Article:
“Untold Stories Of Pearl Harbor”

Franklin Roosevelt described it as “a date which will live in infamy”…but there’s still a great deal about Pearl Harbor that isn’t widely known.

Chapel Hill High School history teacher and author Bill Melega is giving a free lecture on “The Untold Stories of Pearl Harbor” Saturday, January 23, from 10:30 am to noon at the SECU Family House in Chapel Hill. Melega will share personal stories of survivors, talk about the events leading up to the attack, and answer frequently asked questions.

Bill Melega (and Sondra Komada of the SECU Family House) spoke this week with WCHL’s Aaron Keck.


Melega is the author of “Bringing the Great War Home, Volume IV,” part of a series on World War I, as well as an SAT review book for Barron’s Publishing. He’s also been widely recognized for his teaching skills: he was CHHS Teacher of the Year in 2007-08, and in 2010 he was named the Veterans of Foreign Wars National Citizenship Teacher of the Year.

The lecture is free, but space is limited. To reserve a spot, email Sondra Komada: sondra@secufamilyhouse.org.

Located at 123 Old Mason Farm Road, the SECU Family House provides low-cost housing for patients at UNC Hospitals, as well as their families.


Volunteer This Year At CHCCS

Looking to volunteer your time for a good cause? Try Chapel Hill-Carrboro City Schools.

That’s the message CHCCS officials are sending out as the new semester gets under way. They’re hosting spring registration throughout January for UNC students who want to volunteer, with a booth set up at the student union from 10:00-3:30 on Thursday the 14th, Wednesday the 20th, Thursday the 21st, and Monday the 25th. CHCCS volunteers and partners coordinator Julie Hennis says the district does a recruitment drive at UNC twice a year – and typically pull in hundreds of volunteers.

Julie Hennis and CHCCS school reading partner specialist Christine Cotton joined Aaron Keck this week on WCHL.


Hennis says there’s a wide variety of volunteer opportunities in the Chapel Hill-Carrboro schools; volunteers give as little as an hour a week of their time, and district officials can tailor the experience to their needs and interests.

The recruitment drive on campus is geared to UNC students, but there are volunteer opportunities for everyone. (The district’s Blue Ribbon Mentor Advocate program is one of the best known, but there are many other ways to volunteer.)

For more information, contact the CHCCS volunteer office: visit this page for contact info, or stop by the office in the PTA Thrift Shop building in Carrboro.


Chapel Hill – Carrboro City Schools Will Pay Employees a Living Wage

The Chapel Hill – Carrboro City School system has been recognized by a local non-profit for paying its employees a living wage.

Orange County Living Wage has been compiling businesses and organizations that pay employees a living wage, which is defined for Orange County as $12.75 per hour or $11.25 per hour for employees covered by health insurance. Other communities have similar non-profits pushing for employers to pay a living wage.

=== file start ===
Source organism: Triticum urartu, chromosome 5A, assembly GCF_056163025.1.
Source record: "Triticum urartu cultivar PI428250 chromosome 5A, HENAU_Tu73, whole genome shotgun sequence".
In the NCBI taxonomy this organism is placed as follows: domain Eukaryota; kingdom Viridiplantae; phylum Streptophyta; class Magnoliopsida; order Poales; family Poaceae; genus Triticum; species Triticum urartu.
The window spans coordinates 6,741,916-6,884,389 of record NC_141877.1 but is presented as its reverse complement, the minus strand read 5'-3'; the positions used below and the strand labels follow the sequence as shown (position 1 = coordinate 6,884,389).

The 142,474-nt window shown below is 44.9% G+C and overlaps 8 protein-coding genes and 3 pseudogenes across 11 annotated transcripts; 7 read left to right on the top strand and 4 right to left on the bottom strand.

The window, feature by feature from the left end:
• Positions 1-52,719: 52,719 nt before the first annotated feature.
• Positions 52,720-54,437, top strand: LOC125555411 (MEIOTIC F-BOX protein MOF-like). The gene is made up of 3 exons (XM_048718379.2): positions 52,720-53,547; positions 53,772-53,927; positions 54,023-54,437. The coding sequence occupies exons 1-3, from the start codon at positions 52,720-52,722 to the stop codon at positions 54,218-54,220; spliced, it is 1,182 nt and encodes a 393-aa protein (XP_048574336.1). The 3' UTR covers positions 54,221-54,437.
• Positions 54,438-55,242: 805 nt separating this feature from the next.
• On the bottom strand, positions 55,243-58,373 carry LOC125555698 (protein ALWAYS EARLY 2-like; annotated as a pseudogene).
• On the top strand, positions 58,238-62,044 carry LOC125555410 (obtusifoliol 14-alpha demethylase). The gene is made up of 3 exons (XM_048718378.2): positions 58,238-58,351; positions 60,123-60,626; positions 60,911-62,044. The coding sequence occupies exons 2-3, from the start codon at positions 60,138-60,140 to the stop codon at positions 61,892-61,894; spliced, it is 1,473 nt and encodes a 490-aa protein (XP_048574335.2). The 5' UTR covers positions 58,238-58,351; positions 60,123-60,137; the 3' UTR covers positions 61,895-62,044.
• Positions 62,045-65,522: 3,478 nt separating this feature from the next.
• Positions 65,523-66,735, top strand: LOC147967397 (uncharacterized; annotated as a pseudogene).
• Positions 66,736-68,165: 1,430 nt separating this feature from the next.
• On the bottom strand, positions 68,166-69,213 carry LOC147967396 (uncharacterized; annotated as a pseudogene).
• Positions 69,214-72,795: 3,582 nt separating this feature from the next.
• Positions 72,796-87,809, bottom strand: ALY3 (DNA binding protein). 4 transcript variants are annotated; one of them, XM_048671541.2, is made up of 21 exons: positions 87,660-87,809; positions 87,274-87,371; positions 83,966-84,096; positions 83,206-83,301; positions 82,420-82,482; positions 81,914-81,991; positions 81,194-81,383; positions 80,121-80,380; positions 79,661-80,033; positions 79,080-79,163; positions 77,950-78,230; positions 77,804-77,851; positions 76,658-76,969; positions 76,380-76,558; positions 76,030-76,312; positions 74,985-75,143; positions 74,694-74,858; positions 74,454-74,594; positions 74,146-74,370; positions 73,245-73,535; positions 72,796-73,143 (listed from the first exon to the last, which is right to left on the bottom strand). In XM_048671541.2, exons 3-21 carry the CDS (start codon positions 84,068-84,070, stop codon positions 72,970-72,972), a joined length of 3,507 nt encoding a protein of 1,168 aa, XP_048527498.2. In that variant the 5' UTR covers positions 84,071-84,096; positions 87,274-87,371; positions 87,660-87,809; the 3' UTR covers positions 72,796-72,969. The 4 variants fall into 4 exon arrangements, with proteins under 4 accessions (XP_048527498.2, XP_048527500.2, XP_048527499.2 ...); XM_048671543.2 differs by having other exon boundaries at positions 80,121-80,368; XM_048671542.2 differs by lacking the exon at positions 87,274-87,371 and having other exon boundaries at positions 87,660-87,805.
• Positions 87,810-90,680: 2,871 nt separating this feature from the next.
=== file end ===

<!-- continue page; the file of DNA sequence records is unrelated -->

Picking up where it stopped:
OCLW says that the school system makes up the largest living wage employer to date in the organization’s registry.

In order to qualify, 72 employees in the CHCCS system – mostly custodians and bus monitors, according to OCLW – were given raises of $1.30 per hour. A release from OCLW says the combined raises totaled $36,000 over the course of the year. Orange County Schools was recognized as a living wage employer last month.

Newly-elected CHCCS board chair James Barrett said in the release:

“We’ve heard from many parents about how frustrated they feel when district staff can’t afford to live within our community, and it goes against our traditionally-expressed values. Paying a living wage is, simply, the right thing to do—and the smart thing to do, from a business perspective. That’s a lesson I’m happy for our students to learn through our example.”

The living wage in Orange County is calculated off the compensation that employees need in order to meet “their most basic needs” while free of government assistance, including costs of housing.

A total of 48 businesses, municipalities and public school systems, with a combined employment of over 4,000, have been recognized by OCLW as paying their employees a living wage.

The combined wage increases total $276,240 over the course of the year, according to OCLW.

You can see a full list of the recognized employers here.


Michelle Brownstein Resigns From CHCCS Board of Education

Dr. Michelle Brownstein, who has been a member of the CHCCS Board of Education since 2009, announced her resignation Monday morning.

Michelle Brownstein

Michelle Brownstein

“I highly value the time I participated as a member of this board and thank the voters for their support in the past two elections,” Brownstein said in her resignation letter, which was sent December 28, 2015. “It has been an honor to serve the public in this manner.”

The Board of Education is next scheduled to meet on January 21 and they will discuss the process to appoint Brownstein’s replacement.